Election 2016: Coalition and Labor neck-and-neck in polls as Australia prepares to vote

Richard Di Natale, Bill Shorten, Malcolm Turnbull

Source: AAP Image/Dan Himbrechts, Mick Tsikas, Lukas Coch.

Australian voters will have their say at the ballot box tomorrow and if the opinion polls are anything to go by, the 2016 federal election will be a close race.

A Galaxy poll published by News Corp today has the Coalition with a slight lead over Labor, at 51-49 on a two-party preferred basis.

However, an Ipsos poll, published by Fairfax, has the two major parties split evenly at 50-50 on a two-party preferred basis.

The major newspapers across Australia have all backed Prime Minister Malcolm Turnbull and the Coalition for another term, with editorials supporting the Coalition’s campaign to convince voters it is the best option for economic stability.

The Council of Small Business of Australia yesterday urged small businesses around the country to “make your vote count”, releasing a flyer that shows support for the Coalition’s policies in three key areas.

Those three areas are: the abolition of the Road Safety Remuneration Tribunal; the introduction of an effects test in Australian competition law; and extending tax benefits currently available to businesses with less than $2 million in annual turnover to those with up to $10 million in turnover.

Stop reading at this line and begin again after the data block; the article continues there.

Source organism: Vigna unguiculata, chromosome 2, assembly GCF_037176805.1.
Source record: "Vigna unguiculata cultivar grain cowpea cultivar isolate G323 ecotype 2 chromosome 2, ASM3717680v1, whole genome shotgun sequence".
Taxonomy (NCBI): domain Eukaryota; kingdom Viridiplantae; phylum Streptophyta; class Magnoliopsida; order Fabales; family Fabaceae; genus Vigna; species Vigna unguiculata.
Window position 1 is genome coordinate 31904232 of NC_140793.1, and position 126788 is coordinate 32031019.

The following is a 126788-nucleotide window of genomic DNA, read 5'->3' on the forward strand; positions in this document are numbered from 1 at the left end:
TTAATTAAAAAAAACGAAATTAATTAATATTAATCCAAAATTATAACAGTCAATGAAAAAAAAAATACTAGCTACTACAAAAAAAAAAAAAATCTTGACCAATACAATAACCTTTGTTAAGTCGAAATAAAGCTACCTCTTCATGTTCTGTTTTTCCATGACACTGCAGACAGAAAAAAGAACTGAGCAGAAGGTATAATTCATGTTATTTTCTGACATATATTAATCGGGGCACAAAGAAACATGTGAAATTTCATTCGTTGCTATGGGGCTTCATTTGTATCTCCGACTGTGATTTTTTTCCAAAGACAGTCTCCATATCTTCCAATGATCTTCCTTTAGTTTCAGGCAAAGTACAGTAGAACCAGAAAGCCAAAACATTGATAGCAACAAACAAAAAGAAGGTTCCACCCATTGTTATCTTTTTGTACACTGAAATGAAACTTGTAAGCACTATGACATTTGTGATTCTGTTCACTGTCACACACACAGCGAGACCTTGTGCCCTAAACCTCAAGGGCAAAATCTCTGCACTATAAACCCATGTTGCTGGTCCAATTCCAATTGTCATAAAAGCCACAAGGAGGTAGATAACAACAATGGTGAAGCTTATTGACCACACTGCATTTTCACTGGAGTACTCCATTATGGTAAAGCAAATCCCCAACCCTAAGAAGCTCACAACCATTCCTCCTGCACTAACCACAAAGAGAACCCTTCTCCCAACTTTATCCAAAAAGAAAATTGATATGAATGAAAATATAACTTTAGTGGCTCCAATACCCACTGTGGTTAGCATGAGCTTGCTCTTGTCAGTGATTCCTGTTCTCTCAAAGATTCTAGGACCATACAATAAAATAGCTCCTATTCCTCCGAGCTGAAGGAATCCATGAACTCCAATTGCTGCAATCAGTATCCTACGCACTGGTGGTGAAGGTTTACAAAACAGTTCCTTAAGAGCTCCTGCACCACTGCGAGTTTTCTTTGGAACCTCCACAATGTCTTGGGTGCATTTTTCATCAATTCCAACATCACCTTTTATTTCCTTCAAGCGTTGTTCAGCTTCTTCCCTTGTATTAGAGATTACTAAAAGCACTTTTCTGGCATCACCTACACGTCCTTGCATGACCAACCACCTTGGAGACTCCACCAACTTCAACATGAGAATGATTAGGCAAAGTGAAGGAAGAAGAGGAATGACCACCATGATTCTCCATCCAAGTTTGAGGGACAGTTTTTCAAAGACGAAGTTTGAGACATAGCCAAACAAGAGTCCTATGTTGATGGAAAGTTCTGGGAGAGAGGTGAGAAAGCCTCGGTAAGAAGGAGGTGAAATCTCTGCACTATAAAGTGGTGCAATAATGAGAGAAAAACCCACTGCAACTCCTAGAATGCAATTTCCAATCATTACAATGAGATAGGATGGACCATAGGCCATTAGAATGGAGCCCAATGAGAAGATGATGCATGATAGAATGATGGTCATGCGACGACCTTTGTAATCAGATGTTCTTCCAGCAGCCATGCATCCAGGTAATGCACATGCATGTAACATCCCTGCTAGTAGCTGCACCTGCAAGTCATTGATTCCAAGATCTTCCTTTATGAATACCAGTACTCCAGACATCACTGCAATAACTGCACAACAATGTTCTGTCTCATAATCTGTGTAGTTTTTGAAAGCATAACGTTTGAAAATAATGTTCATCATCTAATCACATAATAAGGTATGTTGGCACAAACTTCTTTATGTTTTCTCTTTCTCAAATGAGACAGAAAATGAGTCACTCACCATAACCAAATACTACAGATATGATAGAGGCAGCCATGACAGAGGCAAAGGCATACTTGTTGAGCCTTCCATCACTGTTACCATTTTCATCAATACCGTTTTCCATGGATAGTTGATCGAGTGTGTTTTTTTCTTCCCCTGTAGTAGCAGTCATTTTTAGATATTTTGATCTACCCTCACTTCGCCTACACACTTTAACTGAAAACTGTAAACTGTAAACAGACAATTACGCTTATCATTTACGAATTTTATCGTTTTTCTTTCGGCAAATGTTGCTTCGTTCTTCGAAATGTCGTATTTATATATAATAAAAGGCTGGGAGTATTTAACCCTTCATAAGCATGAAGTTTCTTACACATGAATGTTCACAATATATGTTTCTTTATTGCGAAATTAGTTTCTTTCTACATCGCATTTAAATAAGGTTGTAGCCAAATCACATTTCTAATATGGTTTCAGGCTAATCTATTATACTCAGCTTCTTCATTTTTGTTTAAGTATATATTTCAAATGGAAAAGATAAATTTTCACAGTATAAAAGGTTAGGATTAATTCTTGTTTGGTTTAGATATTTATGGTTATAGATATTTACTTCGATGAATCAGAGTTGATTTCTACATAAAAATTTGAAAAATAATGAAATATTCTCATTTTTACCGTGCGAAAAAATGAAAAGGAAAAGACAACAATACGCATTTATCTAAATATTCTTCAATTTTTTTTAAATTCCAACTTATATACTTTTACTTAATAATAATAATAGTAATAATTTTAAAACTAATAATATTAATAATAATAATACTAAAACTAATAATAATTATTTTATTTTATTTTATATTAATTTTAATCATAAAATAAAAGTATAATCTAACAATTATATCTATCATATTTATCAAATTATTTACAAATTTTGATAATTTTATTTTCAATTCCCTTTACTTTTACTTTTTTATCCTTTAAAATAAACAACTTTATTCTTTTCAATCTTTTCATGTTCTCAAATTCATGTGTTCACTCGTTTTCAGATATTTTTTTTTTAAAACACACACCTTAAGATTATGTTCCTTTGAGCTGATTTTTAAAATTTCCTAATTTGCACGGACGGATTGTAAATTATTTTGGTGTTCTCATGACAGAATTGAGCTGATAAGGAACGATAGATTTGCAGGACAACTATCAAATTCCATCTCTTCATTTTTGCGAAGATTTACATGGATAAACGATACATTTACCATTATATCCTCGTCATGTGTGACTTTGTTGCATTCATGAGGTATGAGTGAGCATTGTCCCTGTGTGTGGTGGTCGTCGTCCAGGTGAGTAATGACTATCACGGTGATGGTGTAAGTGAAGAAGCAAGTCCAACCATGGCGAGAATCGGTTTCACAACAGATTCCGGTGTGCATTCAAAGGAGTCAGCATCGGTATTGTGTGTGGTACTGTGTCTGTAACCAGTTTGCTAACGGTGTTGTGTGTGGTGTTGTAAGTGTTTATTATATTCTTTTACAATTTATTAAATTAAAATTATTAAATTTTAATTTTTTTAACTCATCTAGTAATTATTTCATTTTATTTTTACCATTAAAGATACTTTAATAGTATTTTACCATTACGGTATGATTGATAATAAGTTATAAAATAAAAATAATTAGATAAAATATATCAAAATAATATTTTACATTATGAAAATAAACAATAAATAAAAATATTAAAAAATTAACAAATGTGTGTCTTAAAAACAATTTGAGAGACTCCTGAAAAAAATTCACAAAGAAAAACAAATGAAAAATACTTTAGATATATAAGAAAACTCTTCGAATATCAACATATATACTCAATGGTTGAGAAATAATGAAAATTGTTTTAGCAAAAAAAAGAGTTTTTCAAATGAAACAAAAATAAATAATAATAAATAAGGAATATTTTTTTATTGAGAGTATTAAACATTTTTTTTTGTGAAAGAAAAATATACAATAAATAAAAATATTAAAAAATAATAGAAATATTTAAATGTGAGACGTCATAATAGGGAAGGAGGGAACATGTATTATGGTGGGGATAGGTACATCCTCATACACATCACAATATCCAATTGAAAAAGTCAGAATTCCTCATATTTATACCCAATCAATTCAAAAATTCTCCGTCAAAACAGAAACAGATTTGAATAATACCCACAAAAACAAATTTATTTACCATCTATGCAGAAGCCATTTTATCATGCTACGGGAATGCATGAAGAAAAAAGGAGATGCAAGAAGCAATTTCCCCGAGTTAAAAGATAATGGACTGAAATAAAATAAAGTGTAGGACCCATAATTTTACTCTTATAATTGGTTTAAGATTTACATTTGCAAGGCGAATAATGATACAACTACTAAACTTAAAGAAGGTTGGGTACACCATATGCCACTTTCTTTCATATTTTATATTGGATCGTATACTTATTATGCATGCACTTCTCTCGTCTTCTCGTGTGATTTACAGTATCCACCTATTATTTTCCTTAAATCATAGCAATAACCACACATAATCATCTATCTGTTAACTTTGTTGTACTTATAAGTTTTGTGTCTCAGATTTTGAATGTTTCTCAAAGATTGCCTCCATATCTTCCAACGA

Earlier in the eight-week long election campaign, SmartCompany spoke with a number of small business owners about what will be the most important issue for them when they fill out their ballot papers on Saturday.

For Matt Nash, founder of construction company Prestige Surfaces, tax relief was the key issue facing his business, while for Adore Beauty founder Kate Morris, high-speed internet is at the top of her list.

Hunting for George co-founder Lucy Glade-Wright told us training incentives are better than tax cuts.

Booktopia founder Tony Nash spoke about the need for governments to get core things like infrastructure, education and health right, and Vinomofo co-founder Andre Eikmeier called on leaders to be more passionate.


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